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    just me duncan drennan's Avatar
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    How are winnings taxed in terms of SA law?
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    Site Caretaker Dave A's Avatar
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    In a story mainly about international interest in setting up online gambling facilities here in South Africa, I found this background on the licencing issue.
    That online gambling in South Africa was illegal was affirmed by the Pretoria high court in November 2006. It dismissed an application by Casino Enterprises of Swaziland to have Gauteng residents gamble online.

    The casino had taken the Gauteng and the national gambling boards, as well as the minister of trade and industry, to court. The basis of the application was that although the gambling was done on computers in Gauteng, the gambling was taking place in Swaziland.

    In his ruling, Judge Willie Hartzenberg said it was recognised that gambling could be a great source of revenue for the Gauteng province, which, if spent wisely, could improve standards of living.

    He said: "One thinks of licensing of casinos and of a levy on turnover. All monies spent on casino gambling must contribute to the coffers of the state or province."

    In dismissing the application, Hartzenberg said: "It is difficult to see why the Swaziland legislation, in terms of which the plaintiff obtained its casino licence, can have extra-territorial operation. In other words, why actions of the plaintiff within the borders of the Republic are sanctioned by the Swaziland licence."
    from Business Report here
    The trouble with opportunity is it normally comes dressed up as work.

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    Platinum Member Chatmaster's Avatar
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    I wish I knew who their sources was.
    Under current legislation, online gamblers in South Africa can be fined up to R10 million or be jailed for up to 10 years.
    This section doesn't make sense to me. Unless a new law was published in the past 6 months. As far as the ruling in 2006 against Casino Enterprises are concerned. As far as I know the court case was to allow them to advertise in Gauteng (The gambling licenses in SA are by province). It was then turned down explaining that they have to be licensed in Gauteng to advertise in Gauteng. Then again there has been a lot of nonsense told to me by both the NGB and Casino Enterprises so I do not know what to believe anymore.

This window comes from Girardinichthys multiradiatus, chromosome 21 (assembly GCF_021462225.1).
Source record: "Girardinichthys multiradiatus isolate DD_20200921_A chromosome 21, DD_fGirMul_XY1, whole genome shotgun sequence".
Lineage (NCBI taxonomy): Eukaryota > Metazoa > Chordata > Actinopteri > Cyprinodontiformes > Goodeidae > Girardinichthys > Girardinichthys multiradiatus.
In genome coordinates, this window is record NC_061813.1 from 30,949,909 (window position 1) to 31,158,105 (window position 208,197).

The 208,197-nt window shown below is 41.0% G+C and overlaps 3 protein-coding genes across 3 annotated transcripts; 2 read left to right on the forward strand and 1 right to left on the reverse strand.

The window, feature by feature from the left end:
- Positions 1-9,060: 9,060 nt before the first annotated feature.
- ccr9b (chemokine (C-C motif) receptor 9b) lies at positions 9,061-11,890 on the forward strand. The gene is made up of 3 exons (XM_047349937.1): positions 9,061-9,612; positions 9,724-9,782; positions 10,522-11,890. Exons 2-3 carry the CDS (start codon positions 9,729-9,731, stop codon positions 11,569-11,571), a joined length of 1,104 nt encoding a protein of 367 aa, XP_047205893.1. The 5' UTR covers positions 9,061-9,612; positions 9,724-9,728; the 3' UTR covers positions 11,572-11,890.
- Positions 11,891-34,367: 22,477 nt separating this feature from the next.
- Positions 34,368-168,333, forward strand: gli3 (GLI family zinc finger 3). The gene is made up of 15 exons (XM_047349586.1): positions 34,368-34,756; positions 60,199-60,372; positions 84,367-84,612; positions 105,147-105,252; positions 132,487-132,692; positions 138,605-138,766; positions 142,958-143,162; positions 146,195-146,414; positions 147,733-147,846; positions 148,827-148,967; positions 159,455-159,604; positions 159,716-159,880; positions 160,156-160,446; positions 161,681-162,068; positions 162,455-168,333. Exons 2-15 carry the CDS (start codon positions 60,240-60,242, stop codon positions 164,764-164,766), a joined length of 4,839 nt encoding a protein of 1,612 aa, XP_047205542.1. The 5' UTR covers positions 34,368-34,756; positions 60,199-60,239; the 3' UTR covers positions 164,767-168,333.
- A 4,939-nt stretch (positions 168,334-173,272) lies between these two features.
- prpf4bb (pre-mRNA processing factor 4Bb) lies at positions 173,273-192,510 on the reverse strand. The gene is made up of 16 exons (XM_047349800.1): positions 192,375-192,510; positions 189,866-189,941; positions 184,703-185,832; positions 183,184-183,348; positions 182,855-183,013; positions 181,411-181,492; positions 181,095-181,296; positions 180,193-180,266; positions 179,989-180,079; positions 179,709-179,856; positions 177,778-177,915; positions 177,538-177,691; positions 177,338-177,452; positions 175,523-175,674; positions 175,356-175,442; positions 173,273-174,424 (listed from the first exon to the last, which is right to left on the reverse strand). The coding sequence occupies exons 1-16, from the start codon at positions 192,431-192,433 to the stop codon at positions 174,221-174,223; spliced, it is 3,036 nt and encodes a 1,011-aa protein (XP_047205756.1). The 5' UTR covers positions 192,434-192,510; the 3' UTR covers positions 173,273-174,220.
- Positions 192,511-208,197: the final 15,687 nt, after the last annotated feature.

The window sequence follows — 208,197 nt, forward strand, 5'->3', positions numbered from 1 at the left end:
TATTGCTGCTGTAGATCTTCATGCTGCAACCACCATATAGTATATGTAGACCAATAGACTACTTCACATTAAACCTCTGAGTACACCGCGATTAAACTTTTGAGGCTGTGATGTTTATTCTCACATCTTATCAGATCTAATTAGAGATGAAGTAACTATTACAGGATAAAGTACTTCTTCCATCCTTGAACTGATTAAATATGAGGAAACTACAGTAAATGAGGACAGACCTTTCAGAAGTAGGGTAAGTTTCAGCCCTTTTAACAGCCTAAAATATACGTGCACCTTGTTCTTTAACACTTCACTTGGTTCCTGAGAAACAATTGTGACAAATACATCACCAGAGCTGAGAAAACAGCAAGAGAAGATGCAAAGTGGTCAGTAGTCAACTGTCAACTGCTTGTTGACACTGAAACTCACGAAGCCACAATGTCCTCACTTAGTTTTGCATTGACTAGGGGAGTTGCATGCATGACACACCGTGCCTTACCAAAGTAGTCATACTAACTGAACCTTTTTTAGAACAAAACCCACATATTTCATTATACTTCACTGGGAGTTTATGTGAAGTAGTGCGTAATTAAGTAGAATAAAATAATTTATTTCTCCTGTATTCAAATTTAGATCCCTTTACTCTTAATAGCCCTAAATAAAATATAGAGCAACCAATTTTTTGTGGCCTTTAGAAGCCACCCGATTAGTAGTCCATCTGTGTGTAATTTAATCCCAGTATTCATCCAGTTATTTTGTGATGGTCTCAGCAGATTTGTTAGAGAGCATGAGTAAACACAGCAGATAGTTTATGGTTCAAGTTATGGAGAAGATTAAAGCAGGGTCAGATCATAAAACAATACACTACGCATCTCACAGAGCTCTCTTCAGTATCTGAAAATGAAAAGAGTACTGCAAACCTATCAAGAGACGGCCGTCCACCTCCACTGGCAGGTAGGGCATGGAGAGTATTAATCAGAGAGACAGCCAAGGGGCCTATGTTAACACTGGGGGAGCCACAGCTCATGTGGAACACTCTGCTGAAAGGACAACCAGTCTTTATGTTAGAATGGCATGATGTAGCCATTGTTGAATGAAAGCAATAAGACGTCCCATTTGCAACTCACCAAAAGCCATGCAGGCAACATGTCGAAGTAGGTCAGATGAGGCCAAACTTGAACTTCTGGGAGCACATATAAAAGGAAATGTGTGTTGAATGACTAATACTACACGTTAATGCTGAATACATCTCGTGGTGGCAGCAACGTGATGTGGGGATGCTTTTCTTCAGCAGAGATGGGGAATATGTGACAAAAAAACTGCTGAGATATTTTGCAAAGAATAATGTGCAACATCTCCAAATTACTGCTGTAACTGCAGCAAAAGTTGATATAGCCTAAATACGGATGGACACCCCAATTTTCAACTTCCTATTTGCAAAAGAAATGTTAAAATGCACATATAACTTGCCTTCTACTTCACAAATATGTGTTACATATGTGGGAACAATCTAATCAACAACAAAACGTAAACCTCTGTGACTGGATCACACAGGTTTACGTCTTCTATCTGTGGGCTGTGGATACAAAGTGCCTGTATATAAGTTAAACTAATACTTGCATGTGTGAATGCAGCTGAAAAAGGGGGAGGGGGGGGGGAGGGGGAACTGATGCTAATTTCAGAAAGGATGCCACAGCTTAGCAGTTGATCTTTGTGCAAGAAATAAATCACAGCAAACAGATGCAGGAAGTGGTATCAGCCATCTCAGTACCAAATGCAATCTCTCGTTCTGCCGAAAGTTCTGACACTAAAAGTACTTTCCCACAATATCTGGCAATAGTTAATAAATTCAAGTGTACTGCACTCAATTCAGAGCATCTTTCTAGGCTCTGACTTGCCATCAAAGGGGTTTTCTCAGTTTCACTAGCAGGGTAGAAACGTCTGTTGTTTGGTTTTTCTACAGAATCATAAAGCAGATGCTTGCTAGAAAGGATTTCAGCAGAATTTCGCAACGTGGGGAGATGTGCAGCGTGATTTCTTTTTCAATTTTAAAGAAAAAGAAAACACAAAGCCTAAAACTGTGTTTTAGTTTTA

I must say, if they knew how many online casinos were actually operating from SA already they would not have made such a big issue out of a small player like Victor Chandler wanting to move here. South Africa has much bigger operators based here already, they just do not allow SA players to play at their casinos and are very much running clandestine.

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    Site Caretaker Dave A's Avatar
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    On the marketing front, I see Silversands Online is advertising on TV
    The trouble with opportunity is it normally comes dressed up as work.

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    Platinum Member Chatmaster's Avatar
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    Yes, if you think back a year or so Party Poker did the same. They are actually advertising a free site. In other words you can go and play with play money. But the moment you register for the play money they have your email address and can send you promotions for their real money casino. They are simply bending the law to obtain targeted email addresses as they do not advertise a real casino. Piggs Peak and African Palace are doing the same just not on TV.

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    Just as a matter of interest, I looked at hosting an online gambling site a few months ago. Bought the software, bought what I thought was a great domain name, got some cheap hosting set up - I was ready to go.

    I was then told that because online gambling was not allowed in the States, I should refrain from targeting that market. I wondered how I could do that until I was told that targeting geographically designated countries (I've just forgotten the exact term used) was the way to go.

    Other people told me not to worry as it would be nigh impossible to stop a person from the States finding an gambling on my site. I could see problems arising.

    Needless to say, I dropped the idea of having a gambling site online.

    Anyone had a similar experience?

    Bob

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    Platinum Member Chatmaster's Avatar
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    Yes, this is unfortunately the truth. I sold some of my best domains when Bush signed the law at the end of 2006. I now only own .co.uk domains and only promote UK gambling sites. But more than 80% of all my traffic are from the US, not to mention my conversions. Fortunately that is the problem of the casino operators imo, as I clearly do not promote any dollar casinos.